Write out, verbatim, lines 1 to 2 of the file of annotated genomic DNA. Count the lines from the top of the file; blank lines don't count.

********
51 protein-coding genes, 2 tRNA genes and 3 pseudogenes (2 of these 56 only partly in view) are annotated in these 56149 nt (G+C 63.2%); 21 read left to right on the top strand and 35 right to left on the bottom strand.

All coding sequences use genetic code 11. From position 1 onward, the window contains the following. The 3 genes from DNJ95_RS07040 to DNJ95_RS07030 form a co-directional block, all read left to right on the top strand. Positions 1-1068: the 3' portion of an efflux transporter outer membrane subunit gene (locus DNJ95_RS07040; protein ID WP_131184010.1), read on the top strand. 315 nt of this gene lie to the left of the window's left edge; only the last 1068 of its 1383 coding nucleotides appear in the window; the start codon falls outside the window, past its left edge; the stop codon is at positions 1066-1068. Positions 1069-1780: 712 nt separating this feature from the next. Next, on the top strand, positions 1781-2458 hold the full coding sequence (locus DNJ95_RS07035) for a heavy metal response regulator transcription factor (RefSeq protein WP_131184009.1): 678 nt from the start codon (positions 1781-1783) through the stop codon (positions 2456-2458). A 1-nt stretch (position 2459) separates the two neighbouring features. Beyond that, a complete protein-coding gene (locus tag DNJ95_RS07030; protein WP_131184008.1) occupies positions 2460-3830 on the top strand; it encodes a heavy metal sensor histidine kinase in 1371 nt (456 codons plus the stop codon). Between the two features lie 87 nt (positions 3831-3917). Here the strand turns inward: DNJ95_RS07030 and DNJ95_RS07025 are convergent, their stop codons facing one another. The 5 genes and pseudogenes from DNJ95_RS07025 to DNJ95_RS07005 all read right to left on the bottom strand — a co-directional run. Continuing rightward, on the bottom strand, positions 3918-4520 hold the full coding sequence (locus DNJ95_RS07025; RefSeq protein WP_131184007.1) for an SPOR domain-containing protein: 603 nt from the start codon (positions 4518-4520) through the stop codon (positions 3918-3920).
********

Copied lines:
51 protein-coding genes, 2 tRNA genes and 3 pseudogenes (2 of these 56 only partly in view) are annotated in these 56149 nt (G+C 63.2%); 21 read left to right on the top strand and 35 right to left on the bottom strand.

All coding sequences use genetic code 11. From position 1 onward, the window contains the following. The 3 genes from DNJ95_RS07040 to DNJ95_RS07030 form a co-directional block, all read left to right on the top strand. Positions 1-1068: the 3' portion of an efflux transporter outer membrane subunit gene (locus DNJ95_RS07040; protein ID WP_131184010.1), read on the top strand. 315 nt of this gene lie to the left of the window's left edge; only the last 1068 of its 1383 coding nucleotides appear in the window; the start codon falls outside the window, past its left edge; the stop codon is at positions 1066-1068. Positions 1069-1780: 712 nt separating this feature from the next. Next, on the top strand, positions 1781-2458 hold the full coding sequence (locus DNJ95_RS07035) for a heavy metal response regulator transcription factor (RefSeq protein WP_131184009.1): 678 nt from the start codon (positions 1781-1783) through the stop codon (positions 2456-2458). A 1-nt stretch (position 2459) separates the two neighbouring features. Beyond that, a complete protein-coding gene (locus tag DNJ95_RS07030; protein WP_131184008.1) occupies positions 2460-3830 on the top strand; it encodes a heavy metal sensor histidine kinase in 1371 nt (456 codons plus the stop codon). Between the two features lie 87 nt (positions 3831-3917). Here the strand turns inward: DNJ95_RS07030 and DNJ95_RS07025 are convergent, their stop codons facing one another. The 5 genes and pseudogenes from DNJ95_RS07025 to DNJ95_RS07005 all read right to left on the bottom strand — a co-directional run. Continuing rightward, on the bottom strand, positions 3918-4520 hold the full coding sequence (locus DNJ95_RS07025; RefSeq protein WP_131184007.1) for an SPOR domain-containing protein: 603 nt from the start codon (positions 4518-4520) through the stop codon (positions 3918-3920).